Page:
It is a beautiful little area and was all the more so in the early summer light.
Think I’ll make this a regular place to visit around this time each year. A pilgrimage to pain and life and what could easily have been my last ride!
Iida to Home @425km
Had a great night’s rest and woke up ready to ride. But the inn was silent. Climbed out of my cubbyhole trying not to wake anybody but old wooden buildings like to chat with even the most cautious of feet. So with creaks and squeaks but never a thud, I dressed, loaded up and crept downstairs. Snoring continued from at least one cubbyhole…
The peace and quiet and soft morning light splashing over the mountains and flooding the vast western windows of the inn before seeping its way through the open wooden labyrinth was a magic way to start the day.
MotoGP pit the night before, twisty hunter staging area the following morning. ☺
And out the door we went.
The Michael way to minimise downtime!
Making our way south east, the conditions were just right and we were having a ball on the wide open bypasses and squeezing through the tighter canyon passes.
Came upon a deserted XR and after a short trek into the thick mossy forest..
… spied Michael soaking up minus eons down by the waterfalls below. Nice!
Then we climbed…
Crossing over into Misakubo, the wildlife are quite different…
Seems the wildlife like to jump onto the back of speeding bikes too. So best to go slowly, apparently. Defies my logic but I’m not a cute girl on a dualsport so…
Michael and John enjoyed the climb. 👍
Who’s that way over there?
Mountains to the horizon..
How do you like that John?
Just like the way up, endless twisties from there on down.
Views aplenty too!
Soon we were back tracing a river and a closer look was warranted.
Out on the mossy bridge taking pics, soon discovered that my new can’t-miss-that-yellow helmet was a flying-bug magnet. And there were plenty of big stingy ones above this river.
So, back on the road I went! 🏃
And where there are steep mountains and deep canyons with roads cut into them, there are almost always sharp stones falling from the walls. The MT10SP picked one up unfortunately.
Fortunately, mechanic Michael was there to save the day. I pulled in under the dragons…
… and he flew into action.
Nice plug mate. 👍
Plugged and pumped up, we got back into it and soon found ourselves in the great green lined hills of tea.
This is the kanji character for cha = tea
Flowing east and then north we twisted our way up toward Ikawa and its mighty dam.
Round the north side of the dam, we pulled into an old favourite for lunch.
The food’s always fresh from the local fields and the kitchen is staffed by local ladies who know what they’re doing with such great ingredients.
From there, with furnaces fueled, we twisted our way back down out of the mountains and headed east for home.
Back in the big smoke, Michael’s work spoke for itself by getting the MT10sp and I back without event. And the rest of the tyres show it was a well rounded test. 😂
The only thing left to do was celebrate @3000km and a week-plus well ridden.
Abalone anyone? Couldn’t wait…sorry. ☺
Now that’s some choice Hayama Premium beef!
Great suggestion Michael. That was an epic post-tour feed. Thank you!
Brilliant Goldenweek of riding with a great crew. Full of sideways skewing events but nay a scar or regret. The weather gods tested us a few times but blessed us with predominantly fine weather and clean clear roads. The tour started and finished with three and hats off to Michael and John for their endless enthusiasm, tireless tyre rounding and being a ZERO-PITA. 😁
Already looking forward to next year!
Pacific Ocean to the Sea of Japan – @550km
Early morning in a very comfortable bed...
Meanwhile, down by the Pacific Ocean, all fired up and ready after waiting all year to ride coast to coast, 80 odd riders and their steeds were all kinds of excited, sleepy and confused, I’m sure.
Another epic collection of bikes and riders!
5:20am…ishRising up out of a great sleep to a beeping alarm, had the feeling that someone was watching me and none too impressed…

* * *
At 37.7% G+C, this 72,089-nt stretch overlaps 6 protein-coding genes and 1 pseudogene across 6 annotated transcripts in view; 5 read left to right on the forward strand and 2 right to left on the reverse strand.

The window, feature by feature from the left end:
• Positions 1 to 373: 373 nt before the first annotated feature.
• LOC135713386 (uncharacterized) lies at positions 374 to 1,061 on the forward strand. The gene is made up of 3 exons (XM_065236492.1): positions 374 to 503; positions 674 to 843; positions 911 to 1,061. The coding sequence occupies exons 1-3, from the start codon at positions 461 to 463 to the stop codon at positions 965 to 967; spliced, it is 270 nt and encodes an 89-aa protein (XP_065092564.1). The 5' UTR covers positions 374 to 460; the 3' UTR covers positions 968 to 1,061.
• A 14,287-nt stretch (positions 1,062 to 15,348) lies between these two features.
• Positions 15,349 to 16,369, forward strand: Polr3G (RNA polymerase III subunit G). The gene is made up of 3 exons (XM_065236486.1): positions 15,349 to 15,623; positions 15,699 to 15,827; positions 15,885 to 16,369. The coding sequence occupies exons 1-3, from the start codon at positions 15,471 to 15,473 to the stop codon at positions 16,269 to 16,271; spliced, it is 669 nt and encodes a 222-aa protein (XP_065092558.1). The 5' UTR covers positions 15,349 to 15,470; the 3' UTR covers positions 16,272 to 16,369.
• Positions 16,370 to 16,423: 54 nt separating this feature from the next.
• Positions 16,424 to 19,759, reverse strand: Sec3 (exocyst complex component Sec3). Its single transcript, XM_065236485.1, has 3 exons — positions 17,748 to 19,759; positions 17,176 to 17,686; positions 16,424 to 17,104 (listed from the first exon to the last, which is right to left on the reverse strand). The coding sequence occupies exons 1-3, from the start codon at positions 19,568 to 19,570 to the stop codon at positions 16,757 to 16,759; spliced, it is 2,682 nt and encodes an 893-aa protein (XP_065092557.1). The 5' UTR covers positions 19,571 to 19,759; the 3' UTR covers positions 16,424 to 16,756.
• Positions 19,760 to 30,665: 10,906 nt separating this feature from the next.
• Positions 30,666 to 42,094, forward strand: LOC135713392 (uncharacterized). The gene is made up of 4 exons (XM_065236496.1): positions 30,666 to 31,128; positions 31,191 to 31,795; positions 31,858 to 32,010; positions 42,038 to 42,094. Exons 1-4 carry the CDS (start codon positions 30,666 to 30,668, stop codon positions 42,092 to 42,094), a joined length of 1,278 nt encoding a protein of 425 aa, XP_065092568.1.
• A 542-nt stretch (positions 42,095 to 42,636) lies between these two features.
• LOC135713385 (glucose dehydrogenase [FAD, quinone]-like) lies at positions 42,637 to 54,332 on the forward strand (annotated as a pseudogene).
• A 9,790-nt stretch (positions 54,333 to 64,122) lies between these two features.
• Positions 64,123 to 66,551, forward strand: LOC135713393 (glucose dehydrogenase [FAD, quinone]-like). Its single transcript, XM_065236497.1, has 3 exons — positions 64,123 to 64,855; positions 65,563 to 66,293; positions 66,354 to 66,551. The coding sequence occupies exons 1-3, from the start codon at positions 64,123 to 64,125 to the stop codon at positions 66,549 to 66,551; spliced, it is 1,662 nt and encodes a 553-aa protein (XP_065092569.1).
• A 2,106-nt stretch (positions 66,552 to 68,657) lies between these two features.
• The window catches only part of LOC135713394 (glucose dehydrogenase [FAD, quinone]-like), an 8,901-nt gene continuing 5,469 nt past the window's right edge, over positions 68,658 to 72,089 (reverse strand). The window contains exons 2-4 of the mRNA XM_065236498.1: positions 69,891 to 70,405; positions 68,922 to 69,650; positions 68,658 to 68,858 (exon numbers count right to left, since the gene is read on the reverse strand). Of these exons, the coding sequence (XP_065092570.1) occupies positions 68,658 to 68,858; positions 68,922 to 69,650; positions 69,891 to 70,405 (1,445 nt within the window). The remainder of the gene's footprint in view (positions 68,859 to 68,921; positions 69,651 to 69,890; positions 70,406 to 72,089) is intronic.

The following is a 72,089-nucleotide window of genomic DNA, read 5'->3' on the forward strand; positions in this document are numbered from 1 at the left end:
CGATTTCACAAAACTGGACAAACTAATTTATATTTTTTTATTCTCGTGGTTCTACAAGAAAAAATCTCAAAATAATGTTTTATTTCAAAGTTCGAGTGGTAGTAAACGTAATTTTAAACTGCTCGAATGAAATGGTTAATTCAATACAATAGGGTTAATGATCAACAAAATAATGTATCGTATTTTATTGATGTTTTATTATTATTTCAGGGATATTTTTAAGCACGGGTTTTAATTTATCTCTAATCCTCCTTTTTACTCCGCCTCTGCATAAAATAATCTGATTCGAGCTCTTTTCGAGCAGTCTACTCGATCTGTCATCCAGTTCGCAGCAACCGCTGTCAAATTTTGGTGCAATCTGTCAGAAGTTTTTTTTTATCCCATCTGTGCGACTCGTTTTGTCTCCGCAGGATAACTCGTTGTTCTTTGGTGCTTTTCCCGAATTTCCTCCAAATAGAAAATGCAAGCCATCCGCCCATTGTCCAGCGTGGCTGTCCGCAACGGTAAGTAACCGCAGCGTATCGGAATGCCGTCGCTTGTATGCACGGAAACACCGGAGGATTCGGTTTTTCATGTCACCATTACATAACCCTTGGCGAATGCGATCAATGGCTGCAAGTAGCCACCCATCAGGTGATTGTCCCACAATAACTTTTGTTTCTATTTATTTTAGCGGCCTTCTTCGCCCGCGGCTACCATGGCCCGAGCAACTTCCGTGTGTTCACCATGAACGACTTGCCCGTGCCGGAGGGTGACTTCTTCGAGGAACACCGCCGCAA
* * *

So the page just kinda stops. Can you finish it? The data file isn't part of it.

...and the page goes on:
Then it hit me. COAST to COAST Twistybutt day! The one day of the year not to sleep in! So, like Fred Flinstone but onto a bike, I was outa there!
7:15ishRolled in to the start point and of course no one was there. Beautiful morning though 👍
So, with hares to hunt, it was time to get to know the SP side of the MT-10SP.
The Viking caught me here and plied me with rider fuel as I topped up the somewhat thirstier than usual eMpT-10 ☺ Then we were off again!
Toilet stop and refocus here.
Blasting through a subterranean valley to valley wormhole, loving the thrum of the MT10 crossplane rattling the tiles on the tunnel wall, I realized I’d completely missed the turnoff for the snaking touge overhead and as a result had lopped off around 20km of the C2C500 route! Doh! It was time for a pitstop and refocus. The riverside here did the trick. 👍Head back on straight, no time for photos and deciding to try and catch one pack or another doing the same route, the tyres stayed medium-well done all the way till Asama yama was in the mirrors and my furnace needed fuelling. Still hadn’t seen anyone I recognised but it was lunch time.On the road again headed for the Tsumagoi Panorama Line with the bike and belly full, the Touge Express was ready to rock again! But, within 300m, the grey sky turned black and a chill took the air.Ouch! Took a hard hit to the knee… Bug? Maybe. Ping-tock-ouch! Something bounced off the tank, hit the bottom of my helmet and jammed in between my neck and collar. And it burned till I dug it out! Then the heavens opened and grape-sized hail was bouncing around everywhere. Luckily, across the way there was a post-office with a decent verandah out front. In the MT and I darted. And as fast as it started, it finished.The remnants of the hail was melting away and there was road to ride so away we went. Over the 292, through Nakano and Iiyama and along the last farmer/panorama line before dropping down into Joetsu we went. And with plenty of daylight left, the MT10sp and I pulled up on the sand by the Sea of Japan.
Got to the hotel just behind one of the groups I had had in my sights but that was it!The rest of the riders, groups and coast to legends rolled in over the following hours. Yearly acquaintances were renewed, new faces were put to names and we gassed on about our rides and the freedom of carving one’s way from coast to coast, again. Brilliant!It had been a few years since I’d done a solid C2C Twistybutt and although it was only @490km, it was truly one for the nostalgia files.
2019 Coast to Coast Twistybutt Legends